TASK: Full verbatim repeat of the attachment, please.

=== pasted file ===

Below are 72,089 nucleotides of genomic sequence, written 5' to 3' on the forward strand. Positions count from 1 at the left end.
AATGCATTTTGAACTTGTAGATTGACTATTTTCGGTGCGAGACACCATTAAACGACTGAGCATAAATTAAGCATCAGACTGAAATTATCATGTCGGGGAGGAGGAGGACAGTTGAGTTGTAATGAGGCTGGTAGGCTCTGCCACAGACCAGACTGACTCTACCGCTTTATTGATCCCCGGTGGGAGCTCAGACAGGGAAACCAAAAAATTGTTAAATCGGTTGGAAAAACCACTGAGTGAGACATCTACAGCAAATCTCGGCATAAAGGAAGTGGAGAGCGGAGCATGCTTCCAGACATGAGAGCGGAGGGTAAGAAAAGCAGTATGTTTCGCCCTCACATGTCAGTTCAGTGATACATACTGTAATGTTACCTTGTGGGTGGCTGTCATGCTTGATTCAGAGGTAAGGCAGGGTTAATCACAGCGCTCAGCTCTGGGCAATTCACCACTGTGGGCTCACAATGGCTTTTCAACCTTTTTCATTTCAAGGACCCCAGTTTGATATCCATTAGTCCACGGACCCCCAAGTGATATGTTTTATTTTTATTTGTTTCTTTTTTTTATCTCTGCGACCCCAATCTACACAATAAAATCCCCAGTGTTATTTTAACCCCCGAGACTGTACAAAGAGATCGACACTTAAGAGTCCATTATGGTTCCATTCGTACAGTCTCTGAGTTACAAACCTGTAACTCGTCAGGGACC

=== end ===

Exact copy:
Below are 72,089 nucleotides of genomic sequence, written 5' to 3' on the forward strand. Positions count from 1 at the left end.
AATGCATTTTGAACTTGTAGATTGACTATTTTCGGTGCGAGACACCATTAAACGACTGAGCATAAATTAAGCATCAGACTGAAATTATCATGTCGGGGAGGAGGAGGACAGTTGAGTTGTAATGAGGCTGGTAGGCTCTGCCACAGACCAGACTGACTCTACCGCTTTATTGATCCCCGGTGGGAGCTCAGACAGGGAAACCAAAAAATTGTTAAATCGGTTGGAAAAACCACTGAGTGAGACATCTACAGCAAATCTCGGCATAAAGGAAGTGGAGAGCGGAGCATGCTTCCAGACATGAGAGCGGAGGGTAAGAAAAGCAGTATGTTTCGCCCTCACATGTCAGTTCAGTGATACATACTGTAATGTTACCTTGTGGGTGGCTGTCATGCTTGATTCAGAGGTAAGGCAGGGTTAATCACAGCGCTCAGCTCTGGGCAATTCACCACTGTGGGCTCACAATGGCTTTTCAACCTTTTTCATTTCAAGGACCCCAGTTTGATATCCATTAGTCCACGGACCCCCAAGTGATATGTTTTATTTTTATTTGTTTCTTTTTTTTATCTCTGCGACCCCAATCTACACAATAAAATCCCCAGTGTTATTTTAACCCCCGAGACTGTACAAAGAGATCGACACTTAAGAGTCCATTATGGTTCCATTCGTACAGTCTCTGAGTTACAAACCTGTAACTCGTCAGGGACC